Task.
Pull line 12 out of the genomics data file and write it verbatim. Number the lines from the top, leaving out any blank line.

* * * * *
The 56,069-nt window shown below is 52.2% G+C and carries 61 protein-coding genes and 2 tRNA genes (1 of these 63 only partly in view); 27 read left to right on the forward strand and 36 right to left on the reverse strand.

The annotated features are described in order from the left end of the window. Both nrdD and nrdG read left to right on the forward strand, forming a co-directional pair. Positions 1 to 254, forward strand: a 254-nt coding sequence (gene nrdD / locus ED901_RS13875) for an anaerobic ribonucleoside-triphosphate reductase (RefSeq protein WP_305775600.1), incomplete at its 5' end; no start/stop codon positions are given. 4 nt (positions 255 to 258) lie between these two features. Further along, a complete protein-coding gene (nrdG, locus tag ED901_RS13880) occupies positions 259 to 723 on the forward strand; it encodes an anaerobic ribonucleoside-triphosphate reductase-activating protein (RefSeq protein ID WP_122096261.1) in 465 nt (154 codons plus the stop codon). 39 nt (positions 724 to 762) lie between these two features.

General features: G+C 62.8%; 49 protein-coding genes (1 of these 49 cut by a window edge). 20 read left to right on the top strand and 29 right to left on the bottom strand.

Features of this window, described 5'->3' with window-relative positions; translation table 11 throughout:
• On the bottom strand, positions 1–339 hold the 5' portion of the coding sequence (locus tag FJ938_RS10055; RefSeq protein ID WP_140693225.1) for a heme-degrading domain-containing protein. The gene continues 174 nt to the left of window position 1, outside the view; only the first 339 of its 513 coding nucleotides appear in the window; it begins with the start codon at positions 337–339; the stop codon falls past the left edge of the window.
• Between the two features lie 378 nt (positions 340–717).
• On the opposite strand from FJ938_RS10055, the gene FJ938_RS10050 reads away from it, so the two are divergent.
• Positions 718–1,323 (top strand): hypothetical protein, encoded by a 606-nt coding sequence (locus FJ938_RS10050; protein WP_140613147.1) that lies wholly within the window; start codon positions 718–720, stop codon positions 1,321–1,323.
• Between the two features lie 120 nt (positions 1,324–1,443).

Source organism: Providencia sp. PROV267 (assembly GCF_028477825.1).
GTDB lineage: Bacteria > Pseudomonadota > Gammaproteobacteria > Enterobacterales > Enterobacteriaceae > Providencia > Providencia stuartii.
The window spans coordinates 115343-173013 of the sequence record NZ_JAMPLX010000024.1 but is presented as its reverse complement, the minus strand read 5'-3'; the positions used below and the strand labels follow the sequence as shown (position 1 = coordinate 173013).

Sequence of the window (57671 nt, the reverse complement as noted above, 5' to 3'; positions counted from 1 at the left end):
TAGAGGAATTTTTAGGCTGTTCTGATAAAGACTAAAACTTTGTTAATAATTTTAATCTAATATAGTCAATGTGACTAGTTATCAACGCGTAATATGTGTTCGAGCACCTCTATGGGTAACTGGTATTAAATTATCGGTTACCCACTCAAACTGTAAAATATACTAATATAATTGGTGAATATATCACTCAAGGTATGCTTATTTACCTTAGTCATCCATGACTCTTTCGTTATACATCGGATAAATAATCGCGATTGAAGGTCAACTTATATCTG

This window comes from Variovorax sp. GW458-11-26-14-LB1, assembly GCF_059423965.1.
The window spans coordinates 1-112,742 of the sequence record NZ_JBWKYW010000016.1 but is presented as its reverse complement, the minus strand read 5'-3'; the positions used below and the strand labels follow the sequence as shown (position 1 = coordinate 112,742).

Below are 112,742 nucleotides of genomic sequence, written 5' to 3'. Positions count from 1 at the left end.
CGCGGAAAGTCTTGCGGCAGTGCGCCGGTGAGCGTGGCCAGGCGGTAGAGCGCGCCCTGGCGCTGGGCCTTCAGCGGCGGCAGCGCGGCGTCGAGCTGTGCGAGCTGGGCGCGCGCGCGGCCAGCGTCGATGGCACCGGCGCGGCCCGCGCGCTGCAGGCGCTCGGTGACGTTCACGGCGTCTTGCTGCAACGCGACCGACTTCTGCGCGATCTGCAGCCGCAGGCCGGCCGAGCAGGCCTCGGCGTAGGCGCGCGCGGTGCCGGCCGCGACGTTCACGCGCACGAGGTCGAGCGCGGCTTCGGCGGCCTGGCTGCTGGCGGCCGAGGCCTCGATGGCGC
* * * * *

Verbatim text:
The window spans coordinates 115343-173013 of the sequence record NZ_JAMPLX010000024.1 but is presented as its reverse complement, the minus strand read 5'-3'; the positions used below and the strand labels follow the sequence as shown (position 1 = coordinate 173013).